I agree with most of what A McEnnis has said. I grew up in Beverly Hills, a small town much like Carmel, consisting of Jewish white doctors, lawyers, CPAs, producers, directors and lots and lots of celebrities of all colors. Although it was much earlier than when Alle was a child, even back then, there was no talk of prejudice that I remember. Back then, there was only one black boy in the school, and he was extremely popular. He was the son of one of the Marx brothers’ live-in housekeepers and was a close neighbor. Everyone loved Jimmy; in fact, recently, at a 50th high school reunion, he was sorely missed.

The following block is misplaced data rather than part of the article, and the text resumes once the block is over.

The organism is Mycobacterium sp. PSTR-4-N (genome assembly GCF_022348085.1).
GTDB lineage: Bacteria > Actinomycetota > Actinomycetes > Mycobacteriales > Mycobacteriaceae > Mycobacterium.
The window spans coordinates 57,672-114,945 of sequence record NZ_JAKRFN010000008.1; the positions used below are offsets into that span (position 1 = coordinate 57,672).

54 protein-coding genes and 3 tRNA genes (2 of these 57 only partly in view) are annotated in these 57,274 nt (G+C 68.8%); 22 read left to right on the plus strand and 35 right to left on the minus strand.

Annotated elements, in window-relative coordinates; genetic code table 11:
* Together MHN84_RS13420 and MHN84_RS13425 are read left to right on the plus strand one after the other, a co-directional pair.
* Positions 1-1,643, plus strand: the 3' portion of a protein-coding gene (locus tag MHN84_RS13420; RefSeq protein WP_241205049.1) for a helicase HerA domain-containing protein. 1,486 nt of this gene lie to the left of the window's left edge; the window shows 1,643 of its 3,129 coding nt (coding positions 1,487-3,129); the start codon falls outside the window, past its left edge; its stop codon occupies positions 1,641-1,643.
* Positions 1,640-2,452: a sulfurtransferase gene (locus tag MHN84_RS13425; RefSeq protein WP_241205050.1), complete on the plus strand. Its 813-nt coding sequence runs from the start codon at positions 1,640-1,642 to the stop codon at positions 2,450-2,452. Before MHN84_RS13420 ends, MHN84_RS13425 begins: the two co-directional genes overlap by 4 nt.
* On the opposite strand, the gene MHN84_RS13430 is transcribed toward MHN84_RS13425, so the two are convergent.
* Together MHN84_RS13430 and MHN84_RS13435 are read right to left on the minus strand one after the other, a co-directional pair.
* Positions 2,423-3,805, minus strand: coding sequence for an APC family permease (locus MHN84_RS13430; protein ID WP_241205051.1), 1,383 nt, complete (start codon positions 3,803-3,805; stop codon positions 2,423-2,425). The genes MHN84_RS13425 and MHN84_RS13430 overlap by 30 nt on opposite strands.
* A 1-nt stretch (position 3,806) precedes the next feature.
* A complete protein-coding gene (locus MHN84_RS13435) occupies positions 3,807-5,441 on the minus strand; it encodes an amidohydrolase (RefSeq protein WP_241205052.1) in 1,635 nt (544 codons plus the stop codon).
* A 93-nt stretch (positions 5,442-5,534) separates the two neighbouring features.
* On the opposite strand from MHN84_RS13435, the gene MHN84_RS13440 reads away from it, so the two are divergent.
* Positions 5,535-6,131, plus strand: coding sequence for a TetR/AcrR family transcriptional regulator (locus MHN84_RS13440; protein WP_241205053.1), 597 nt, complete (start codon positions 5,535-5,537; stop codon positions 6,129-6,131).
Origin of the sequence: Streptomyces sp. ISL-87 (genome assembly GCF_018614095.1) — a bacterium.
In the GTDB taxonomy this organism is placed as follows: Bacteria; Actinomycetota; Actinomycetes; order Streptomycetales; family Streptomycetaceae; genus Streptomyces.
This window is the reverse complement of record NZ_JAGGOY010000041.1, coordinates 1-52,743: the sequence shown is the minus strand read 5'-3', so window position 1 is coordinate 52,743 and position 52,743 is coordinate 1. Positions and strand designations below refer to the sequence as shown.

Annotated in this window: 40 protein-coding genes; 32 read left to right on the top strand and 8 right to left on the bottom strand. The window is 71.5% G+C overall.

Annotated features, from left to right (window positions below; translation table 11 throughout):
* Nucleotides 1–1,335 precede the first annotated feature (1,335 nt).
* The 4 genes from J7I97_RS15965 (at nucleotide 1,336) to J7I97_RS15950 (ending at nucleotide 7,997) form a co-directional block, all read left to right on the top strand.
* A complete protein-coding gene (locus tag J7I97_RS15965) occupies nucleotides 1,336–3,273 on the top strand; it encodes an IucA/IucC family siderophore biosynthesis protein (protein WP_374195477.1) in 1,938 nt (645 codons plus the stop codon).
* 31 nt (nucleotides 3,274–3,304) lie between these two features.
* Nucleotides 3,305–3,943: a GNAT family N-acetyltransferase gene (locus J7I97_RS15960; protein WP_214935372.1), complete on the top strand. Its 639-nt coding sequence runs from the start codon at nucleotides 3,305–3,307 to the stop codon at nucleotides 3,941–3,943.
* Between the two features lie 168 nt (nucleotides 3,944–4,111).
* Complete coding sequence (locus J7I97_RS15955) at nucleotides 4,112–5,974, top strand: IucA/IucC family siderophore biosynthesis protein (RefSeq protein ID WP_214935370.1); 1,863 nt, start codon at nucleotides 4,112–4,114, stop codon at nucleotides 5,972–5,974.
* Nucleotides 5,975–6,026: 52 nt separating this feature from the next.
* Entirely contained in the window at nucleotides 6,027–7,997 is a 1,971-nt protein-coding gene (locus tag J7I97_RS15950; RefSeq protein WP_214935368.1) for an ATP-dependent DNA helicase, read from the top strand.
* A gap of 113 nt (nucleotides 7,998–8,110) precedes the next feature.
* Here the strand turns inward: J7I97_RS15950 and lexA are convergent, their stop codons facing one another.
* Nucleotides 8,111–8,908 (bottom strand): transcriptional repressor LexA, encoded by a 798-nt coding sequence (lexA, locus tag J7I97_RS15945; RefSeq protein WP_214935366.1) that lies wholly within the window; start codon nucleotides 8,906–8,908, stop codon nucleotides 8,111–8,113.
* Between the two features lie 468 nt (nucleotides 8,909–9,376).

My experience has been exactly as Alle mentioned, with the poor and ignorant of every race being the racists; not the educated. And as an aside, in college when I told a black classmate of mine that I was Jewish, he told me he and most of his black friends hated Jews, and that he was surprised that I was.
I hope you will read A McEnnis’s response to your story, Ezinne. What she writes always resonates with me. What you write always does, as well. Keep writing what you write; it is your truth. No one can really argue with that.
Note to A McEnnis: Such fond memories of Carmel. Growing up, my family spent a week in Carmel most summers. My parents fell in love with the area when my father was stationed at Ford Ord in the early 40s.